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Faceless Fish Among Deep-Sea Creatures Found In Australia

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Scientists on a research voyage to study parts of the ocean never seen before hauled up a number of new species off the deep water of Australia. One of their finds was a faceless fish, thought to have been extinct.

The month-long journey on “The Investigator” took place on the country’s eastern seas, where scientists surveyed life forms in a dark, cold, underwater canyon plunging four kilometers below the surface, reports. The team used nets, sonars and deep-sea cameras to record their findings.

Tim O’Hara from Museums Victoria, chief scientist, said that the search area was “the most unexplored environment on earth.” Some of the specimens they collected included red spiky rock crabs, blind sea spiders, puffed-up coffinfish and deep sea eels. There were carnivorous sponges, too, which have tiny, lethal spikes made of silicone.

They also encountered an unusual faceless fish, which has only ever been recorded in marine history once in 1873, when the HMS Challenger discovered one off Papua New Guinea. O’Hara said,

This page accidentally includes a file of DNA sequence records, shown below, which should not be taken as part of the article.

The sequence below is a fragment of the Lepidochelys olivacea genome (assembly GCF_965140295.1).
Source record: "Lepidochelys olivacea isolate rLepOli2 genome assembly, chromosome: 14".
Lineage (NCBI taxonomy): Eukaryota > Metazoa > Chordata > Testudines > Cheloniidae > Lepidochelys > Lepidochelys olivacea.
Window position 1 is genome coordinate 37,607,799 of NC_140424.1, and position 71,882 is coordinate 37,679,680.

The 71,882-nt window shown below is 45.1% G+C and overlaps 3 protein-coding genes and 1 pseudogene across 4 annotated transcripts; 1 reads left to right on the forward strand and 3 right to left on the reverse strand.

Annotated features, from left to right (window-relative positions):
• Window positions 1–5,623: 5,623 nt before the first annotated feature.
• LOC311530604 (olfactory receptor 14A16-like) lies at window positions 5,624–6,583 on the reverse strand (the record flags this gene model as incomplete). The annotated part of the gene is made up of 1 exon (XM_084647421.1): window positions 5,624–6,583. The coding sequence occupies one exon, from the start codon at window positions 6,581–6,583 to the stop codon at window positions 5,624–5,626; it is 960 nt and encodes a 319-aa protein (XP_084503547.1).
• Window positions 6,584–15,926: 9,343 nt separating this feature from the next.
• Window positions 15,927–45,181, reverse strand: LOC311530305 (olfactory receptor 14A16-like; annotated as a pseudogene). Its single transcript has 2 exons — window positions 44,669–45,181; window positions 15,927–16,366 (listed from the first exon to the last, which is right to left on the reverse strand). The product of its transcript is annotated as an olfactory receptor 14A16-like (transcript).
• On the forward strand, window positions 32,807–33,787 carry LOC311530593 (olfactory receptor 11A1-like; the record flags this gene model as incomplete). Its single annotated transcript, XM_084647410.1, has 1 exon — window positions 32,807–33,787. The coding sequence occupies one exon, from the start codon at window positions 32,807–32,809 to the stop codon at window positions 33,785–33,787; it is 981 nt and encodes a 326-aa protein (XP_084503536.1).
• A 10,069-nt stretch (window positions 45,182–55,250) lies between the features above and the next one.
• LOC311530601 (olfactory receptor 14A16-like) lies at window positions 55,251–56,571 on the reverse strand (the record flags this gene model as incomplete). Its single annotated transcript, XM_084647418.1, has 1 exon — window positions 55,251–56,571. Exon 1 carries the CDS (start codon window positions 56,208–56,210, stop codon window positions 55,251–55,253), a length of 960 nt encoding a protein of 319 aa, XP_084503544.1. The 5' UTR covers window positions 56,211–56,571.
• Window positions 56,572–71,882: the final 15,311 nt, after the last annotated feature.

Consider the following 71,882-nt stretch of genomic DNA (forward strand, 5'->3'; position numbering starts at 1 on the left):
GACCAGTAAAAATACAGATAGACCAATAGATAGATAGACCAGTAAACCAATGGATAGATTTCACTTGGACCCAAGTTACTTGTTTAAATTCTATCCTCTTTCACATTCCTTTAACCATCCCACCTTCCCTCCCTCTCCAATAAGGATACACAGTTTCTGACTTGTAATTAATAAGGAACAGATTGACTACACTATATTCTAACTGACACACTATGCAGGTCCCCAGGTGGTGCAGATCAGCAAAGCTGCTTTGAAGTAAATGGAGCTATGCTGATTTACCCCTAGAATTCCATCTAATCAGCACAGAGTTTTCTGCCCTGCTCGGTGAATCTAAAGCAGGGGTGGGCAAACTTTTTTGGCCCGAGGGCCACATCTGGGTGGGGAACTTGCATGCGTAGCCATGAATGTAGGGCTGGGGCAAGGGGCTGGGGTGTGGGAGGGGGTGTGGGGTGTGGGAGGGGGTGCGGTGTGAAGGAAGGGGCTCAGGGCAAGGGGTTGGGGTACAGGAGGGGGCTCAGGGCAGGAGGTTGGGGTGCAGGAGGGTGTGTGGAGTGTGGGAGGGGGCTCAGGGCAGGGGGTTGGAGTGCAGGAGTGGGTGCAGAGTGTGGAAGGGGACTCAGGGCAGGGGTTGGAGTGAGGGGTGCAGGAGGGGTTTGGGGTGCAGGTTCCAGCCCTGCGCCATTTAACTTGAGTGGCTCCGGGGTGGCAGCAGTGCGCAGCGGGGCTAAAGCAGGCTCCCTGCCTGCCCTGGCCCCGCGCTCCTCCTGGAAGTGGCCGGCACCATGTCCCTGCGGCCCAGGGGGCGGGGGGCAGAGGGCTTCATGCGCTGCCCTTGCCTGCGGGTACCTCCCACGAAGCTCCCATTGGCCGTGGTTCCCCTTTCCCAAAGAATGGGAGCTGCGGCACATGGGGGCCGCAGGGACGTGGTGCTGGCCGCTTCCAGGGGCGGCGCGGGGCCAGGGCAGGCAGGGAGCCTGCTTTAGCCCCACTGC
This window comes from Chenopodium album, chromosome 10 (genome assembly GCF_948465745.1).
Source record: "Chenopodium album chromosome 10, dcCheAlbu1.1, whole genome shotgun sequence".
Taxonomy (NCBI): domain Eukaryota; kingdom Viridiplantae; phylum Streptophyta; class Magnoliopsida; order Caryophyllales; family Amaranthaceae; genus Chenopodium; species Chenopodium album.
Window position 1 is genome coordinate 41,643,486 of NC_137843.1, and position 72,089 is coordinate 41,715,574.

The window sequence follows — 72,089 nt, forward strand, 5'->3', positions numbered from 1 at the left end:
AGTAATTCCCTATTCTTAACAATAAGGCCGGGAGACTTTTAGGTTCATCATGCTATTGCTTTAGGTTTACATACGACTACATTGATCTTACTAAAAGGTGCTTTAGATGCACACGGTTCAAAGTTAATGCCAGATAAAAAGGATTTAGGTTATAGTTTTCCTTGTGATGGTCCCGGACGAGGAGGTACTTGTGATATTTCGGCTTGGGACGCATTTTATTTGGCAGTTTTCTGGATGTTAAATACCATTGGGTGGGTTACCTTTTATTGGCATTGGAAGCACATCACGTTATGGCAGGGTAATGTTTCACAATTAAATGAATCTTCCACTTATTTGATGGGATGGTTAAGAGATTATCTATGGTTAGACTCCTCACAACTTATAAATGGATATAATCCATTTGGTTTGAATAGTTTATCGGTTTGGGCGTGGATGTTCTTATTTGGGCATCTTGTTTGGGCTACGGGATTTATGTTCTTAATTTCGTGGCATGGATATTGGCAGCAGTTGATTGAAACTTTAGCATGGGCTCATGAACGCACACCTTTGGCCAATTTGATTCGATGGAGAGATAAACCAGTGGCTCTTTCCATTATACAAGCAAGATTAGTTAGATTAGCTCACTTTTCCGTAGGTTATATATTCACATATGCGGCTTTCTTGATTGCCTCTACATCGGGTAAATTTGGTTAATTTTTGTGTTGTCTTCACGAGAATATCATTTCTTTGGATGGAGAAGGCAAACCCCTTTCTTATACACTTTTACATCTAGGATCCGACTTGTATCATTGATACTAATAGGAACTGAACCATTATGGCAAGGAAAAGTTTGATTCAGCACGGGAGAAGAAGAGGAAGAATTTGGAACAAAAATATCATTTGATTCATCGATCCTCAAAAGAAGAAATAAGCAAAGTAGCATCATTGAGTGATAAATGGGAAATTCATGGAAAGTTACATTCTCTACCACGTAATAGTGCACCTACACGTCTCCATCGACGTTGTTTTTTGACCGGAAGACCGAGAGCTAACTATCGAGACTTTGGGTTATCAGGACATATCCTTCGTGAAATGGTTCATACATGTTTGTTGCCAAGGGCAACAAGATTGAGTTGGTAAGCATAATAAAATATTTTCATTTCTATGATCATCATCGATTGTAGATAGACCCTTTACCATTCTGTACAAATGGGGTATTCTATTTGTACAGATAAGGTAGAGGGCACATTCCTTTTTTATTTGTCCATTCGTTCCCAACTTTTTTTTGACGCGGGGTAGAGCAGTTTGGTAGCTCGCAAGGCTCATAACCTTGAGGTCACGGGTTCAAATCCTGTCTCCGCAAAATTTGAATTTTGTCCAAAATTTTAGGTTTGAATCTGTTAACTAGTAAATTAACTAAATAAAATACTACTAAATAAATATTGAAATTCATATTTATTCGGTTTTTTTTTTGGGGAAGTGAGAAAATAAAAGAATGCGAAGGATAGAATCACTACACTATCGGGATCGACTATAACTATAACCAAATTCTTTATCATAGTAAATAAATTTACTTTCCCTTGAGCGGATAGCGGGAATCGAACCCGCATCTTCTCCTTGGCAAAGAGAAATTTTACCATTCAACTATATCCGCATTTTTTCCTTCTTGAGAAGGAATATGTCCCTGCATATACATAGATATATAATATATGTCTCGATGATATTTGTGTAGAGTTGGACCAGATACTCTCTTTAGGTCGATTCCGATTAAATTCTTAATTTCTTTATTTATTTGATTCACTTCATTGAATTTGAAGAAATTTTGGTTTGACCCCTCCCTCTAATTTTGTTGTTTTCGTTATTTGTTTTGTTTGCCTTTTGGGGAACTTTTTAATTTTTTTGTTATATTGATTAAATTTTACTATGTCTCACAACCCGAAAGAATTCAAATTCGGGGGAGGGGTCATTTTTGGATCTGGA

It hasn’t got any eyes or a visible nose and its mouth is underneath.

At such deep levels, the waters are so dark that creatures don’t often have eyes, or they produce their own bioluminescence. Temperatures are freezing as well, and there is very little food, so marine animals living here have evolved in unique ways in order to survive.

O’Hara added, “We’ve got 27 scientists on board who are leaders in their fields and they tell me that around one-third of what we’ve found are new species.” The team has retrieved thousands of specimens so far, and the trip has two weeks more to go.

The journey was challenging, O’Hara admitted. Each fishing trip takes seven hours to deploy and retrieve equipment, using eight kilometers of cable. But the data the scientists have collected is important to help understand Australia’s deep-sea habitats, and the ecological processes that sustain them, O’Hara said. “This will assist in its conservation and management and help to protect it from the impacts of climate change, pollution and other human activity.”


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